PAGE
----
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November 2020

Zaneta Thayer – How social inequities create health inequities: An integration of social and biological mechanisms

How social inequities create health inequities: An integration of social and biological mechanisms Zaneta Thayer Department of Anthropology and Ecology, Evolution, Environment & Society Program, Dartmouth College A remarkably consistent pattern of human variation is the social gradient in health. This is the observation that, both within and between societies, individuals who are socially disadvantaged tend to have poorer health outcomes and shorter life expectancy than individuals who are more socially advantaged. In this talk I will use data from…

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November 2 @ 12:00 pm - 1:30 pm

Samuel Mehr – Representation and understanding in music across cultures

Representation and understanding in music across cultures Samuel Mehr The Music Lab and Department of Psychology, Harvard University Discovering the universal features of human musicality is a prerequisite for explaining the biological and cultural evolution of music. What is universal about our psychology of music, and what varies? In this talk I will present analyses of the Natural History of Song Discography, which includes songs recorded in 86 mostly small-scale societies, and experiments using these songs. We find that acoustical…

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November 9 @ 12:00 pm - 1:30 pm

Pascal Boyer – Why divination? A salient cultural attractor, an explanatory model, and some lessons for how to understand the generation of culture

Why divination? A salient cultural attractor, an explanatory model, and some lessons for how to understand the generation of culture Pascal Boyer Professor of Sociocultural Anthropology and Psychology​ and Henry Luce Professor of Collective and Individual Memory, Washington University in St. Louis Divination is a good example of a cultural attractor - almost all human societies have some documented form of divination, a procedure that supposedly guarantees the truth of the statements it produces. I propose a model of the…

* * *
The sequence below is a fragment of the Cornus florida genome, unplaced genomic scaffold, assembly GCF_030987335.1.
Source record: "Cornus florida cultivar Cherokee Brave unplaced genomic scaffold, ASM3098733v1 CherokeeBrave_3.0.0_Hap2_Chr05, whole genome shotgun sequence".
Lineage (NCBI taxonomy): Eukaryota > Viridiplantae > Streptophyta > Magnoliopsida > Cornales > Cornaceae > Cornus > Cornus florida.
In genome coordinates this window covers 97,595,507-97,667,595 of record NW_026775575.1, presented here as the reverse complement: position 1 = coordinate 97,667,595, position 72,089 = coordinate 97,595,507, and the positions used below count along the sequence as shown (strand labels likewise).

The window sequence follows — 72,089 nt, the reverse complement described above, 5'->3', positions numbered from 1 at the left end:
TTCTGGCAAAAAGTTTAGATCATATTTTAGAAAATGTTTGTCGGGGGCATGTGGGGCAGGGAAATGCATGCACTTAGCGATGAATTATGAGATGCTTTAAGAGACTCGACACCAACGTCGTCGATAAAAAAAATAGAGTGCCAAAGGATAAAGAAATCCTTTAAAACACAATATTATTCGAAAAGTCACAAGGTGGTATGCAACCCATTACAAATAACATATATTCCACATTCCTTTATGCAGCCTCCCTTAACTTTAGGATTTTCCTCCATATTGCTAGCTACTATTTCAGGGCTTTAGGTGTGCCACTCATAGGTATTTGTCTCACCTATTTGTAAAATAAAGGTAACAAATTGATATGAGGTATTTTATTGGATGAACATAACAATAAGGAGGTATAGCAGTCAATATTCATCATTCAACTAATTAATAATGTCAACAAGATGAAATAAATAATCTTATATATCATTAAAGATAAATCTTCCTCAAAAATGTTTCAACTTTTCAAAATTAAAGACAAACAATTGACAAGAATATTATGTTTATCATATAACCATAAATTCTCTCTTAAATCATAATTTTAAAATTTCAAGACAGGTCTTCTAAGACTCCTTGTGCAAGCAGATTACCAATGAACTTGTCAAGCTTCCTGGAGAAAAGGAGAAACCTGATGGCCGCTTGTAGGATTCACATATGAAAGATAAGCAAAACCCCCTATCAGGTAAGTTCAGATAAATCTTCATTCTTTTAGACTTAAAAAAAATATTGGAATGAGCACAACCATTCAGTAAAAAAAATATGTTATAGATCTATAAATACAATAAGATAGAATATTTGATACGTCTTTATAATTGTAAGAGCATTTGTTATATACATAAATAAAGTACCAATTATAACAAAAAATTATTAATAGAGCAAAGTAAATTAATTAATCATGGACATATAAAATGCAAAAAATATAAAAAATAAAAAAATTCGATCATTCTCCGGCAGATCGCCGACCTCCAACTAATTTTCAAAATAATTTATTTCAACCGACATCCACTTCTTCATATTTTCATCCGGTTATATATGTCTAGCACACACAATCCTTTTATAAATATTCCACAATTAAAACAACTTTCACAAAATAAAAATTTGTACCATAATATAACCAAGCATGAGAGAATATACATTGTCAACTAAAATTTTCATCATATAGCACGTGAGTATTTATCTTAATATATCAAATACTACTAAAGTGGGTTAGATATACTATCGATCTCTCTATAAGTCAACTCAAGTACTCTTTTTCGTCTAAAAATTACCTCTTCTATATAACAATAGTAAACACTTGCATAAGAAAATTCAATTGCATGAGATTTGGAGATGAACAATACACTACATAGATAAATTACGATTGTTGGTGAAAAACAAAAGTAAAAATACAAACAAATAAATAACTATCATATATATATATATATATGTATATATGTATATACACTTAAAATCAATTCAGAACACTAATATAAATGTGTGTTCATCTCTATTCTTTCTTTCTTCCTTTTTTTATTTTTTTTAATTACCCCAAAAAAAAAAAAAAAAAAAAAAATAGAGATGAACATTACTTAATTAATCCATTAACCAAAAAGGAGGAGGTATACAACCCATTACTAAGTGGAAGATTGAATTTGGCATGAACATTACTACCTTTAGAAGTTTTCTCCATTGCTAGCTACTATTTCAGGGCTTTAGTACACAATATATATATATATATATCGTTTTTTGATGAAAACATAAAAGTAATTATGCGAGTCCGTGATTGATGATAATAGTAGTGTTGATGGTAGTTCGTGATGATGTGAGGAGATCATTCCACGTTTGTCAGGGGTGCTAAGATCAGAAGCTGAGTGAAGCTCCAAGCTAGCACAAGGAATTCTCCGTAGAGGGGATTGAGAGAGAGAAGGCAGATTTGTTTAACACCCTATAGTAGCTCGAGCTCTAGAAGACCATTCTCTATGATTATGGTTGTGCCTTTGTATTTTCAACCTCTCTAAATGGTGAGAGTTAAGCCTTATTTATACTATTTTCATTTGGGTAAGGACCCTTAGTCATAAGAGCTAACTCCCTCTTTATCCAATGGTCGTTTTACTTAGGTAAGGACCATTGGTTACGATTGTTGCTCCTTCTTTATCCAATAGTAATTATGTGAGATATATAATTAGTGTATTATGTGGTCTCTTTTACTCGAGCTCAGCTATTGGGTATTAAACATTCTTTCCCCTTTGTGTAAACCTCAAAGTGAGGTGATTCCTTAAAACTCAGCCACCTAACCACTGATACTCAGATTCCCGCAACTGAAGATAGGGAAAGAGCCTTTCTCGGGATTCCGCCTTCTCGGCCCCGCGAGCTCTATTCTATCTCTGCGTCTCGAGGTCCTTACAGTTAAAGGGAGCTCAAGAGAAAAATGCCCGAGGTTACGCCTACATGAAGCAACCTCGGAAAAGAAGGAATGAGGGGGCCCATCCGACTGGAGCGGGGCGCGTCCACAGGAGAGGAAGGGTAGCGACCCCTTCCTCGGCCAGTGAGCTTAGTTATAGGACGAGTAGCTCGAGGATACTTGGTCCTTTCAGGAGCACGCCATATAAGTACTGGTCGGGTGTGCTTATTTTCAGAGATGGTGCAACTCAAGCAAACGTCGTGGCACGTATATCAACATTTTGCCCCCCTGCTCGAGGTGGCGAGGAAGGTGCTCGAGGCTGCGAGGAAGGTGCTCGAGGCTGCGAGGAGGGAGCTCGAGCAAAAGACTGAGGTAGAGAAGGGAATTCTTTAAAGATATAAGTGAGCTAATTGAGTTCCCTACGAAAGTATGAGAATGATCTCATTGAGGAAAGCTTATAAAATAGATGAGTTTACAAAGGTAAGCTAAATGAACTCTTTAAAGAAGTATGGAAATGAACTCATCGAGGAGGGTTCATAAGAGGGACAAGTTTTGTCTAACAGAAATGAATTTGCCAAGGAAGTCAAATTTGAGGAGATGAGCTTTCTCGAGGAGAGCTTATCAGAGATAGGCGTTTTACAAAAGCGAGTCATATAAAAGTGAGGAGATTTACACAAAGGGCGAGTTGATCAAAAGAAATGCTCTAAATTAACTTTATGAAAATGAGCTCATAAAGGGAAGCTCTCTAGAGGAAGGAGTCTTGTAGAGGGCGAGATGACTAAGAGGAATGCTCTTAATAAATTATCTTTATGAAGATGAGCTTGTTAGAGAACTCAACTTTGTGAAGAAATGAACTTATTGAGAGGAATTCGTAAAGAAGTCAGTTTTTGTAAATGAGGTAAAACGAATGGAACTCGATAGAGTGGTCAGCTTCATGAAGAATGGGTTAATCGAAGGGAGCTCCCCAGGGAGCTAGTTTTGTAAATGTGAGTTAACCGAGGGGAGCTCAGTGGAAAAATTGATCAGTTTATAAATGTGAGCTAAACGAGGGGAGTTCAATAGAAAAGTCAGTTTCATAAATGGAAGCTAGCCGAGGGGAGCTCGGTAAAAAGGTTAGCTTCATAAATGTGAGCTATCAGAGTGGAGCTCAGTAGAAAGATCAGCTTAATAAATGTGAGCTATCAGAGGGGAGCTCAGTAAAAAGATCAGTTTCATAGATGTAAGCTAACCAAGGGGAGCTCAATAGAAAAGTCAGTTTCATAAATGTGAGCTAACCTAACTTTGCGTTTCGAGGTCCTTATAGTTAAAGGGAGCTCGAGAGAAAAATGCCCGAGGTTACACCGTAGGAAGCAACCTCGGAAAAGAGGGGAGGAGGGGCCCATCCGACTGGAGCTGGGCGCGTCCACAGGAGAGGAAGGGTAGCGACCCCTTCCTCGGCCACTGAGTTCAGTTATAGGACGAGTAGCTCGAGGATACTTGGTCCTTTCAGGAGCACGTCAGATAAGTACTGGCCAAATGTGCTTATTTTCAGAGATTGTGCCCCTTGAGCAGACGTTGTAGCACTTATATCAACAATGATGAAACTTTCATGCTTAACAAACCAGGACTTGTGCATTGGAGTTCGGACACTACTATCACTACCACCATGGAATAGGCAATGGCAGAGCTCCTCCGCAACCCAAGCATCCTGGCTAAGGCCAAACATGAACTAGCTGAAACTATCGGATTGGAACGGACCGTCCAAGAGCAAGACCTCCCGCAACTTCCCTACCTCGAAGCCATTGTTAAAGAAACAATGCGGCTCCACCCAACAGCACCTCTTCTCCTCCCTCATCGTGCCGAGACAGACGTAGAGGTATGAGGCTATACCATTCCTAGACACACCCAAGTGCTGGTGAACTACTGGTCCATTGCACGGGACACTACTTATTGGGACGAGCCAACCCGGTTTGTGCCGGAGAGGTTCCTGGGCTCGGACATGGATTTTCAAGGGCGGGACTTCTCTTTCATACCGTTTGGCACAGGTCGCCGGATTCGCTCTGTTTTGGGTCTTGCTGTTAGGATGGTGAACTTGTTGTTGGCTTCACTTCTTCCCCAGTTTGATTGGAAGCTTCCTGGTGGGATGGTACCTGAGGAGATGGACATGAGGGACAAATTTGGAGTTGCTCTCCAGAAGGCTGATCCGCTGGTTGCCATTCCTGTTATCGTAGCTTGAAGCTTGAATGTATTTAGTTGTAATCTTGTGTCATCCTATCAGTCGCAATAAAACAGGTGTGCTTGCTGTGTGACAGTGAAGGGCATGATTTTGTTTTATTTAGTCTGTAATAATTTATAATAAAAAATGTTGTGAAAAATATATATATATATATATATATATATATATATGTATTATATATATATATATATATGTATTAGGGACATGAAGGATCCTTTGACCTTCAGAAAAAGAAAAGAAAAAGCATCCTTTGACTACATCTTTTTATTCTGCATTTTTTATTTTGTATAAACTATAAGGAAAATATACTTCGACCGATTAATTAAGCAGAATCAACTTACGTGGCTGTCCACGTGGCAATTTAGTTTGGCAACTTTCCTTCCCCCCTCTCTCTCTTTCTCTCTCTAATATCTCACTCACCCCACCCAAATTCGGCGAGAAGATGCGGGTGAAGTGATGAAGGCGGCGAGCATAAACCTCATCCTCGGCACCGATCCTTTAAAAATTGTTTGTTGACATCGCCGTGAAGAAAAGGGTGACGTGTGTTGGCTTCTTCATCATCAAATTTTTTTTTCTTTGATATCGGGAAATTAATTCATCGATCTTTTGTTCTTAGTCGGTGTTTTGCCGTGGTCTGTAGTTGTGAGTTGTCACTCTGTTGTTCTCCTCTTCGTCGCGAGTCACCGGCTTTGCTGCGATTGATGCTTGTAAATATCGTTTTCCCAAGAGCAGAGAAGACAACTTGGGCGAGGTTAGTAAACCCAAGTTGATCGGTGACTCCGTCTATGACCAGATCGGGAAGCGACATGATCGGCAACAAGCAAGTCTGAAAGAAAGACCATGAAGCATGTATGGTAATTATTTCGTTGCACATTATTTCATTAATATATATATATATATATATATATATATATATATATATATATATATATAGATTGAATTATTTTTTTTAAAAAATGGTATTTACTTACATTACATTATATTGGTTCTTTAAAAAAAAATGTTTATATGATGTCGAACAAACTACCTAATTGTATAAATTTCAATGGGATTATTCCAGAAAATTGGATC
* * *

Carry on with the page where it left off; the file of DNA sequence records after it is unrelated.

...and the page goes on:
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November 16 @ 12:00 pm - 1:30 pm

Willem Frankenhuis – Hidden talents in harsh conditions

Hidden talents in harsh conditions Willem Frankenhuis Department of Psychology, Utrecht University, the Netherlands It is well established that people living in adverse conditions tend to score lower on a variety of social and cognitive tests. However, recent research shows that people may also develop ‘hidden talents’, that is, mental abilities that are enhanced through adversity. The hidden talents program sets out to document these abilities, their development, and their manifestations in different contexts. In this talk, I present studies…

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November 23 @ 12:00 pm - 1:30 pm

Hugo Mercier – Impression management as signaling

Impression management as signaling Hugo Mercier Evolution and Social Cognition and Collective Intelligence Teams, Institut Jean Nicod, CNRS, Paris I claim that impression management can be usefully understood as signaling. One consequence is that impression management should be mostly honest, that is, it should benefit on average both senders (i.e. those who are managing the impression they give), and receivers (i.e. those who are evaluating others). This contrasts with the view that self impression is largely deceptive (and thus requires…

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November 30 @ 12:00 pm - 1:30 pm

December 2020

Rebecca Saxe – TBA

Title and abstract TBA

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December 7 @ 12:00 pm - 1:30 pm
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